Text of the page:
Words that Leave the Room

As some of you will know, and some of you won’t, I am spending my Spring Break in New York city where I am attending and presenting at the United Nations Commission on the Status of Women. I am here where dignitaries, ambassadors and activists alike gather to discuss progress made on the Millennium Development Goals and what we want the world to look like in the Post 2015 Agenda.   It is a spectacular display of collaboration, vision, and lobbying. As this all takes place, right before my eyes, the draft of agreed conclusions is being formed–a document that 193 countries will be required to uphold in a push for women’s equality.

I spent most of today in the high-level panel where countries discussed the challenges and achievements they have had in implementing the Millennium Development Goals and call for what new steps they deem to be most important. It’s the room that requires the fancy pass and is lined with rectangular blue-lit screens that give a title to everybody. It’s the room where, just for kicks, you can listen in Russian, or Arabic to someone who’s actually speaking in French; the room where every speaker must thank every other speaker before they begin talking. It’s also the room where the things being said tend to be the least concrete. While the NGOs get down to the tangibles, countries tend to use words that imply a lot but point directly at very little. Everything feels like a header that ought to have several paragraphs implemented beneath to flesh it out. But I like this room because you never know who you’re going to sit next to, and I like knowing words are being said that will shape what the world strives for in the years to come.

From security lines to conference rooms to street food to forums, so the days go. But one of the greatest and perhaps unanticipated highlights of my trip has been what happens when the day is over. When the sessions are done and our brains are full, we head back to our temporary home on 43rd and 2nd where conversation keeps us up. We sit around on our hotel beds with New York pizza or cereal snuck out of the breakfast room downstairs and we talk. Amongst the personal stories and lighthearted commentary about our day, we always seem to come to a discussion of some consequence–some issue that the day’s sessions impressed on us. Some nights it’s varying policies for navigating the connection between prostitution and trafficking and others it’s how to avoid activism becoming an extension of elite privilege. But there’s always something.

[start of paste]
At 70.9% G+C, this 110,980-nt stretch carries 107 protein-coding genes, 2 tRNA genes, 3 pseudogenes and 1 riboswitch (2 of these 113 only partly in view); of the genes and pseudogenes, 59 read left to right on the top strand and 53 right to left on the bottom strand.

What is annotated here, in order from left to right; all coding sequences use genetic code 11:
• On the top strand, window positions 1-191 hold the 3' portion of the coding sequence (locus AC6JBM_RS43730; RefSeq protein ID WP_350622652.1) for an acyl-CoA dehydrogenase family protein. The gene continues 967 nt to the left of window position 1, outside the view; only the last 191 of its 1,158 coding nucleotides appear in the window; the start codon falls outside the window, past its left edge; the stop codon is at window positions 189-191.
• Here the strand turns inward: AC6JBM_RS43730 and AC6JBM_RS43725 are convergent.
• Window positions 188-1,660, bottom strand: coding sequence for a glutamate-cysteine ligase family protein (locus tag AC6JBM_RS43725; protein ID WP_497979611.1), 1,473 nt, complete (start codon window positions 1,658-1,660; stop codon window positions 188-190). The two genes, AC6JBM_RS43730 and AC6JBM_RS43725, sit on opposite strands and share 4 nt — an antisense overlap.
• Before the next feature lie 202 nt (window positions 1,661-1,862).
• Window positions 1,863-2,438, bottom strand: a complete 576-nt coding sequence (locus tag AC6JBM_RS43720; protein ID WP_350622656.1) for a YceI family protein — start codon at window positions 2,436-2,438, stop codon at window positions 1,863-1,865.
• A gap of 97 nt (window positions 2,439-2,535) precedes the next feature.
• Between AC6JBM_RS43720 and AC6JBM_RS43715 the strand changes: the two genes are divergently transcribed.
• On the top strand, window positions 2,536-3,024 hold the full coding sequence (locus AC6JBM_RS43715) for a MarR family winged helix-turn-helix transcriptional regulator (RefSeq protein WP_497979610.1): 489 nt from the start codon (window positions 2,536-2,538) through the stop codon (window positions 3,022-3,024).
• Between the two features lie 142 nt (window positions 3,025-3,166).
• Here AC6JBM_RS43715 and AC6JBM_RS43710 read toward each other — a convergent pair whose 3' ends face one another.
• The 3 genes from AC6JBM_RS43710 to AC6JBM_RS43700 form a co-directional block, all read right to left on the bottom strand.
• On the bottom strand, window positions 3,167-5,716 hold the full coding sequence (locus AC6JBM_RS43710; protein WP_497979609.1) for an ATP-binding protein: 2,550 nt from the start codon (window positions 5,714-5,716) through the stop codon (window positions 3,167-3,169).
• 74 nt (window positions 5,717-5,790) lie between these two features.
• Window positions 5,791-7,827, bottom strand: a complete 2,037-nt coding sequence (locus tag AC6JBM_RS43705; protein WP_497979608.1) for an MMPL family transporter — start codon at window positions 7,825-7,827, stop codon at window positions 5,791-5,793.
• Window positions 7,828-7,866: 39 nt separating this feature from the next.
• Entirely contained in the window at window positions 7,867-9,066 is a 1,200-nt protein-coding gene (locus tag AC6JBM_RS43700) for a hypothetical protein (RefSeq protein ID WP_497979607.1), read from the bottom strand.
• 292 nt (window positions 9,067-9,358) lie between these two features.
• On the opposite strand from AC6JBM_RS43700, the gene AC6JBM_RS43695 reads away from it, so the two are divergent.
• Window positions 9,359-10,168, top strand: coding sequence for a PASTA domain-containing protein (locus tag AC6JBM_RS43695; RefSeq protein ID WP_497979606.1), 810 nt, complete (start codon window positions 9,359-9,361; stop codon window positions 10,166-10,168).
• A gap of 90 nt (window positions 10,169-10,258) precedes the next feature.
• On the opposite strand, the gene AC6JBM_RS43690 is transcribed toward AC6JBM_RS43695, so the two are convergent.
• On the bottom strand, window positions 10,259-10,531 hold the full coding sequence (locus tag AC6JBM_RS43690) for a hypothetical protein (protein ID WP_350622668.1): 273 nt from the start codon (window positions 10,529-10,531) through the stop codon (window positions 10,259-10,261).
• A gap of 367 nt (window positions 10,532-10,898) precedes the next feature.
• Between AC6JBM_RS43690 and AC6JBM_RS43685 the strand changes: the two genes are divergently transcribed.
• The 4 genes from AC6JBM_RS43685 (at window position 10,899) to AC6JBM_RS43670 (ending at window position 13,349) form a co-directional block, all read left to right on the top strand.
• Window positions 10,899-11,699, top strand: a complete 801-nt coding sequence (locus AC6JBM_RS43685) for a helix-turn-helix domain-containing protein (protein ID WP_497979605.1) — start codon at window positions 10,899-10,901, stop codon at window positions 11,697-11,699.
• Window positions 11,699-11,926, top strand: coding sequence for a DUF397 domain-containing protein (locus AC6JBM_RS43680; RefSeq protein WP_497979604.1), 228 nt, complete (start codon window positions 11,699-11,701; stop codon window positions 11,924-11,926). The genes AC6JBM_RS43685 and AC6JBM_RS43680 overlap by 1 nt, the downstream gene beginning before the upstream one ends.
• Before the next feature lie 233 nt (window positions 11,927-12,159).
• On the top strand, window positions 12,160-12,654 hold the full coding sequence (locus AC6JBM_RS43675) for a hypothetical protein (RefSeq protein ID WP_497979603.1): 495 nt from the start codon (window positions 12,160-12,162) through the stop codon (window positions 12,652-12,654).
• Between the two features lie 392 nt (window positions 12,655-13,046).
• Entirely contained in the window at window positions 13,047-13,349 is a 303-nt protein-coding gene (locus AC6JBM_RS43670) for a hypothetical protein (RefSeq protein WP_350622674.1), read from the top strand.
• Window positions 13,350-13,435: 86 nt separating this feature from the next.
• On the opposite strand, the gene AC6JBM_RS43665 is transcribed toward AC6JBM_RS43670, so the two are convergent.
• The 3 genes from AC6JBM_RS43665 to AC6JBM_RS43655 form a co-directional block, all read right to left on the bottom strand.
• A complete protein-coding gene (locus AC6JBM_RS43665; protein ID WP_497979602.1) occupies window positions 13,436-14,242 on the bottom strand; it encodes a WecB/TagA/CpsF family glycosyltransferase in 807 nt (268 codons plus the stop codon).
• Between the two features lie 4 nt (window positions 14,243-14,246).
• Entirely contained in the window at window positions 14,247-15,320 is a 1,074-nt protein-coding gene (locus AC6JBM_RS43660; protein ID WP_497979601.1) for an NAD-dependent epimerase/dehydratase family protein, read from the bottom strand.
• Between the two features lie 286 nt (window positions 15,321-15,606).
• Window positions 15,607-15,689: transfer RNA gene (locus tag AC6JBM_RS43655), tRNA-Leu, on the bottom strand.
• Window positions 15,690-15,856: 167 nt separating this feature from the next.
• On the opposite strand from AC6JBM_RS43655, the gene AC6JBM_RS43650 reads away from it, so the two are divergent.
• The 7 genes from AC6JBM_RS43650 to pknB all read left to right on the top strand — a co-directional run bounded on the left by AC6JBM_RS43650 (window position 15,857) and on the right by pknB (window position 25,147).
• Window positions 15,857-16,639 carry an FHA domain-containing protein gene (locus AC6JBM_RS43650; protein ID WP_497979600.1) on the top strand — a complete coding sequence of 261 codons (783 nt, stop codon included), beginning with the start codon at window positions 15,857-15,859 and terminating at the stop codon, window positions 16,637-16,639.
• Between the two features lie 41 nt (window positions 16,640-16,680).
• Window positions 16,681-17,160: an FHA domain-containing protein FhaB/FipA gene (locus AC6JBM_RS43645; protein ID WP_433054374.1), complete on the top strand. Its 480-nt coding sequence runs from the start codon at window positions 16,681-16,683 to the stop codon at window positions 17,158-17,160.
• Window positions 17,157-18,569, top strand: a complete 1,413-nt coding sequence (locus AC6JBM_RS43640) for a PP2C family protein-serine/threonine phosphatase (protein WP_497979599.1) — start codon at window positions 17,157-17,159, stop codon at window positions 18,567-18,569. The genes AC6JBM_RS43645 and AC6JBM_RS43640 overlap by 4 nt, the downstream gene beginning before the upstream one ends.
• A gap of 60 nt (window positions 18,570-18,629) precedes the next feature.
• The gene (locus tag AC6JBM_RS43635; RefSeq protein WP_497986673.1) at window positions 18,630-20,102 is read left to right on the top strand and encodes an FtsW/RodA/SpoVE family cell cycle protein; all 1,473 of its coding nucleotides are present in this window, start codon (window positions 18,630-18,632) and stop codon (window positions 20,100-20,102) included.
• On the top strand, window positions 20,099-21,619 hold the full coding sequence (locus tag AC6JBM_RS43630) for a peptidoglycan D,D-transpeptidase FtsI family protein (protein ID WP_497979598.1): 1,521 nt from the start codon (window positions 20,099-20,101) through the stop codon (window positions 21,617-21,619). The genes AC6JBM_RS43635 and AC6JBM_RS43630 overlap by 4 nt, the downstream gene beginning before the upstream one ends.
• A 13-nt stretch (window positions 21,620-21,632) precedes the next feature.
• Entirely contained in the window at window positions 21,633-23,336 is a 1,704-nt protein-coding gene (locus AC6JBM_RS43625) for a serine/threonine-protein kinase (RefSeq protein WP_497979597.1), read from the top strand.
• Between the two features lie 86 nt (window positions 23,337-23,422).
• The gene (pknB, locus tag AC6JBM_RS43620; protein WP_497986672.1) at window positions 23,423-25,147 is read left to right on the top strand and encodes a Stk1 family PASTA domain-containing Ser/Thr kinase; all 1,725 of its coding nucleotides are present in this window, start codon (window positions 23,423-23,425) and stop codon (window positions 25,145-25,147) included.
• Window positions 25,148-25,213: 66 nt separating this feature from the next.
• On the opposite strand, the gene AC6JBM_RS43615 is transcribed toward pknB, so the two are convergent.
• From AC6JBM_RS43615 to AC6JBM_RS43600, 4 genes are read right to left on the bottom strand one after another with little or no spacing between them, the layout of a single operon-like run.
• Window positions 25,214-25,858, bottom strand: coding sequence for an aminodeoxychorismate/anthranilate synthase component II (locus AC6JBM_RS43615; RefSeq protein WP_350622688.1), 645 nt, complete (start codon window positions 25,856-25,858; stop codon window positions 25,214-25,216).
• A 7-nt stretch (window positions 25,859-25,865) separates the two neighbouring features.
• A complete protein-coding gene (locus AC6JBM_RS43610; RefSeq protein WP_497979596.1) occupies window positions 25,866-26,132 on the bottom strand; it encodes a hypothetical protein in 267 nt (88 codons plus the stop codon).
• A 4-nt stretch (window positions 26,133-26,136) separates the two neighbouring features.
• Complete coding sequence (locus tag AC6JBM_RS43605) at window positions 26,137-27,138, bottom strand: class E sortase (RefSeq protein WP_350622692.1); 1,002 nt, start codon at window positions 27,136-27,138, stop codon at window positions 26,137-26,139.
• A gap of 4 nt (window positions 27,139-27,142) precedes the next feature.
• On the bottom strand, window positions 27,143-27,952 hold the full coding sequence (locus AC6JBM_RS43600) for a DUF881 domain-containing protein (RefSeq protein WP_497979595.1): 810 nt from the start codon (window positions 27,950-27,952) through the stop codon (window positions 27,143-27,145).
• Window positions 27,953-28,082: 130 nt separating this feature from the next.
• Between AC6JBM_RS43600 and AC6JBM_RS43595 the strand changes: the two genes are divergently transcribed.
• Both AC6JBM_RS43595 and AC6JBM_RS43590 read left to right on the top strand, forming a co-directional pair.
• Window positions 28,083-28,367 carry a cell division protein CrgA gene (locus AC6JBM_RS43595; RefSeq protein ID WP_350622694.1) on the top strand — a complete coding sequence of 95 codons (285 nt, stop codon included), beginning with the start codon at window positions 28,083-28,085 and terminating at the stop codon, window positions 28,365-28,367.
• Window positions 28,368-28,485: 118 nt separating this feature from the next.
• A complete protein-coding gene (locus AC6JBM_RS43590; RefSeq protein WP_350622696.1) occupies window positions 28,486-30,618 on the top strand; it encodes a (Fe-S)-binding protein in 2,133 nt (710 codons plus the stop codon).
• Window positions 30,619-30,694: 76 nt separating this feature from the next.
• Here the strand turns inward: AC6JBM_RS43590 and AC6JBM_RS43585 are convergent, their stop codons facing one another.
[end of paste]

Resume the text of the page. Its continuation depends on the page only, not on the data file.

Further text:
This element has played an important role in our time here because it is the topics that come out over pizza that will eventually make their way back to North Carolina with us. Each of our days are over-filled with information–more than we can possibly remember. But when we bring a topic back to our rooms and share our own thoughts and conflicts with it, it takes on an element of ownership and intellectual engagement we will not likely forget. These topics inform our ideas and will impact our actions. And I love this element of life–that engaging with others is what starts to make an issue tangible.

We can sit in rooms and hear ideas till the world runs out of nations and those nations run out of representatives and those representatives run out of things to say. But until that information leaves the room, all it does is give translators a job. But if you can get your words to walk out the door with people, if you can get those words to be shared with pizza and Cheerios, if you can get those words to be repeated and shared, then those words are on their way to becoming actions, and those actions might just mean that the next time the world comes together in a room lined with blue-lit titles, there might just be a new status to report.

This blog was adapted from a post I wrote for WomenNC
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